Trump Suffering From ‘Severe’ Case of Coronavirus? Doctors Question Use Of Dexamethasone

KEY POINTS

  • Experts say Trump’s COVID-19 case may be more severe than his doctors are releasing
  • The president’s medical team announced they had given him a dose of dexamethasone
  • The steroid is used to treat patients who are on ventilators or need extra oxygen 

Experts questioned President Donald Trump’s health and the severity of his COVID-19 infection after the president’s doctors said he has started on dexamethasone — a generic steroid used to reduce inflammation caused by other diseases. 

Trump’s medical team announced Sunday that the president had received his first dose of the steroid after experiencing low oxygen levels. Doctors at Walter Reed National Medical Center held a press conference Sunday morning, where they confirmed Trump received supplemental oxygen Friday and Saturday after intially denying it.

The medical team also detailed Trump’s treatment plan, which including taking dexamethasone and a five-day treatment course of remdesivir.

“If he continues to look and feel as well as he does today, our hope is that we can plan for a discharge as early as tomorrow to the White House where he can continue his treatment course,” Dr. Brian Garibaldi said.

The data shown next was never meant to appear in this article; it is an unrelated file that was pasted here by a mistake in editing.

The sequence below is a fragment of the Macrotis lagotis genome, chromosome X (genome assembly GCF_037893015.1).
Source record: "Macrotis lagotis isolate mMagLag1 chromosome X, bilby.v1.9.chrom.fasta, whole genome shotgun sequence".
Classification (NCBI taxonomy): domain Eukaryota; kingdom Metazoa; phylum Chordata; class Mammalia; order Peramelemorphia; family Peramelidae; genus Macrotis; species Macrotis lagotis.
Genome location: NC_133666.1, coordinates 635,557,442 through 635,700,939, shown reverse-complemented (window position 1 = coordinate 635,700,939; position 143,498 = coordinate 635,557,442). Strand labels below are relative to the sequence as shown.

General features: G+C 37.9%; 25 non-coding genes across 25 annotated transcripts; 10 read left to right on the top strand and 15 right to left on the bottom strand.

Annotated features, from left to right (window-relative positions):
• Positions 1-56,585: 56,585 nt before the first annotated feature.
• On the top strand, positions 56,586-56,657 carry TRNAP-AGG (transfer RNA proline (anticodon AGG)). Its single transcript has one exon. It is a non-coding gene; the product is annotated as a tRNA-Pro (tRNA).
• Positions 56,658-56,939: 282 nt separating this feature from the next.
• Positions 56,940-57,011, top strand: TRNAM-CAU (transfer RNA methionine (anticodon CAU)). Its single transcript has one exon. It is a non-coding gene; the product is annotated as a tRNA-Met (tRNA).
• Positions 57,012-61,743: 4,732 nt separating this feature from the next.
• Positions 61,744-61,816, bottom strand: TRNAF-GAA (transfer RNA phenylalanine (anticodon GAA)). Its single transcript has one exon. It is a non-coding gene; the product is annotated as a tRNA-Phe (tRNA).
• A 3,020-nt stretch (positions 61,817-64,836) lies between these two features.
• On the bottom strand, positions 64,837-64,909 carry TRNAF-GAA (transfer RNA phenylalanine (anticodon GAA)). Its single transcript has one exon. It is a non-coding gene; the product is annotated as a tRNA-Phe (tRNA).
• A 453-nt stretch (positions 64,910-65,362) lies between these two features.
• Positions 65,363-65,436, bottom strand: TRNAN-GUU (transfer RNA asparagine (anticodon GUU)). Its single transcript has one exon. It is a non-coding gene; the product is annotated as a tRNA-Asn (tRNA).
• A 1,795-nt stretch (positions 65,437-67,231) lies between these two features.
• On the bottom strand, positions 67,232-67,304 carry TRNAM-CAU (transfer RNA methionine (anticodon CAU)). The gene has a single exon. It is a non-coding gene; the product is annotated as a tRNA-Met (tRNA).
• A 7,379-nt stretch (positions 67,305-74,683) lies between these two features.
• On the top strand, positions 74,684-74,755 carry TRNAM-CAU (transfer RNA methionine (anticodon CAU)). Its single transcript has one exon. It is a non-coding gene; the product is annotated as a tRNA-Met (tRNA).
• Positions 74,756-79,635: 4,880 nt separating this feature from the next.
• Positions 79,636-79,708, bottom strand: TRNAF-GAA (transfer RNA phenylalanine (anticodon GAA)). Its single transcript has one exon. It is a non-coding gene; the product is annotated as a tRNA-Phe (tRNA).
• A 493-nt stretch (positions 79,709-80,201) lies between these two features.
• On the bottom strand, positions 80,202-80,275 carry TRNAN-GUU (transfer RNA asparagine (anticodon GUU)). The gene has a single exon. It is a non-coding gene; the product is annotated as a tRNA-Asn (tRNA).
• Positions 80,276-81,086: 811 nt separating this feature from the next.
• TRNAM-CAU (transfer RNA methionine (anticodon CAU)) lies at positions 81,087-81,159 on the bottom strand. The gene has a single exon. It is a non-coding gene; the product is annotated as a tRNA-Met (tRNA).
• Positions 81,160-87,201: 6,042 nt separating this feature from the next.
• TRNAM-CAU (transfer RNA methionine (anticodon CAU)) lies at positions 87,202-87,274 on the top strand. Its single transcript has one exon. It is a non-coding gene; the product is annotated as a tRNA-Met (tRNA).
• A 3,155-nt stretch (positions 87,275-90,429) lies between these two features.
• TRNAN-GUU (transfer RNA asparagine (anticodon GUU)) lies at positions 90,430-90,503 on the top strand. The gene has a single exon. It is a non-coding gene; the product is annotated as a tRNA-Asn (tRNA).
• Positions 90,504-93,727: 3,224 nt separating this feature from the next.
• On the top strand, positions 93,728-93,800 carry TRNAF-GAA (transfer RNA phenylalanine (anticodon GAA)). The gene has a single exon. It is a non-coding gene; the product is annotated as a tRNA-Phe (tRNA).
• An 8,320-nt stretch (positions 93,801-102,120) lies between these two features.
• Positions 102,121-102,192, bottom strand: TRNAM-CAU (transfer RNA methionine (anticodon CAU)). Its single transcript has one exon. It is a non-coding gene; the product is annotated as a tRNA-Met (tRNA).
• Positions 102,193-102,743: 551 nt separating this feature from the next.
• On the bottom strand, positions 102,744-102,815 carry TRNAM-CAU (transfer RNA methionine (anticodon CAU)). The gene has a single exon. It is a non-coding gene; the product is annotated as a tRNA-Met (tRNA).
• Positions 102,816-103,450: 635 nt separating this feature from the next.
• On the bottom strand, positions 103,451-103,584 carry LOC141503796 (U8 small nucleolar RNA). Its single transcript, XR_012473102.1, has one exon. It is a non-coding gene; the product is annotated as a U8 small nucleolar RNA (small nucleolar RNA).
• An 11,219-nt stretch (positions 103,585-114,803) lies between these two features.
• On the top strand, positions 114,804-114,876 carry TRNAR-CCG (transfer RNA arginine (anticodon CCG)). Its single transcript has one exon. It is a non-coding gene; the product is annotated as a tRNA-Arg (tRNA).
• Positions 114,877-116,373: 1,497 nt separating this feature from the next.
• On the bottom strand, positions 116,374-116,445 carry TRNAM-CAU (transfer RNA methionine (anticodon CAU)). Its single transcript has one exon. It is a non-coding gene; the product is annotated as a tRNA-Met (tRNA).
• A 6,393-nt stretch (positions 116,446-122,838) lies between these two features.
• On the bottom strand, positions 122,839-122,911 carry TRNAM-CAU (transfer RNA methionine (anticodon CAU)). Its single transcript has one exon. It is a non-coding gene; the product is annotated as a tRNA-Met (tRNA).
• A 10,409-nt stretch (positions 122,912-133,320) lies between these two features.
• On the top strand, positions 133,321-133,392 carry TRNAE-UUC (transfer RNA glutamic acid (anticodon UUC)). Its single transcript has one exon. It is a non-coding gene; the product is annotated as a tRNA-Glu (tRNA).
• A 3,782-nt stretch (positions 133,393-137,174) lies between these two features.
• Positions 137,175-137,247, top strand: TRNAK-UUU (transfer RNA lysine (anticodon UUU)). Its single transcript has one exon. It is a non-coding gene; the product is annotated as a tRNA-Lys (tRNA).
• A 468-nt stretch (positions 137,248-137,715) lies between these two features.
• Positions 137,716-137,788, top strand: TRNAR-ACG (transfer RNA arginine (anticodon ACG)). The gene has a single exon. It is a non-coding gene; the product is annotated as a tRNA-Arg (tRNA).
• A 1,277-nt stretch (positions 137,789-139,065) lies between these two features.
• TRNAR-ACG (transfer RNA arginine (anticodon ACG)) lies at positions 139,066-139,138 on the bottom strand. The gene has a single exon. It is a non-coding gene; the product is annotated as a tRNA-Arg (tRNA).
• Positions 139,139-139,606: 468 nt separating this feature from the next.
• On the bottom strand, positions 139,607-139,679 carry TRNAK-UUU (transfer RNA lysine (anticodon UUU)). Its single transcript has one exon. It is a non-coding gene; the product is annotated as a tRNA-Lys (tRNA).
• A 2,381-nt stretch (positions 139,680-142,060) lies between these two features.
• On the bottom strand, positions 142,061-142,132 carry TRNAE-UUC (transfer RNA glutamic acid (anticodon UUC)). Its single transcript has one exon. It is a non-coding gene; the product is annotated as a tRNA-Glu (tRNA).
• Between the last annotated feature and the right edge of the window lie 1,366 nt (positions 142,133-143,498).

However, doctors not involved in treating the president said his dexamethasone treatment could be evidence that he is experiencing a more severe coronavirus case than his doctors are reporting, Reuters reported. 

“What I heard in the news conference description suggested the President has more severe illness than the generally upbeat picture painted,” said Dr. Daniel McQuillen, an infectious disease specialist at Lahey Hospital and Medical Center. 

Dexamethasone and similar steroids are used to improve survival in hospitalized patients who need extra oxygen. However, studies show that the drug may be harmful when used in patients with a milder illness. 

The National Institutes of Health released COVID-19 treatment guidelines that recommended against using dexamethasone in patients who are not on ventilators or not receiving supplemental oxygen. Prescribing the steroid too early could tamp down specific immune cells and prevent the body from fighting off the infection.

Trump’s impending release from the hospital doesn’t necessarily mean he is out of the woods. “He’s not going to go to a home where there’s no medical care. There’s basically a hospital in the White House,” Dr. Walid Gellad, professor of medicine at University of Pittsburgh, told Reuters.

Trump was flown to the hospital Friday hours after he tested positive for the novel coronavirus. White House staffers received an email Sunday that urged them to “stay home” and “do not come to work” if they showed any symptoms. 

According to The Hill, the all-staff email directed White House staff members to contact their primary care provider and inform their supervisors should they exhibit coronavirus-related symptoms. 

Donald Trump tweeted from hospital calling for US lawmakers to get a new stimulus deal done Donald Trump tweeted from hospital calling for US lawmakers to get a new stimulus deal done Photo: The White House / Tia DUFOUR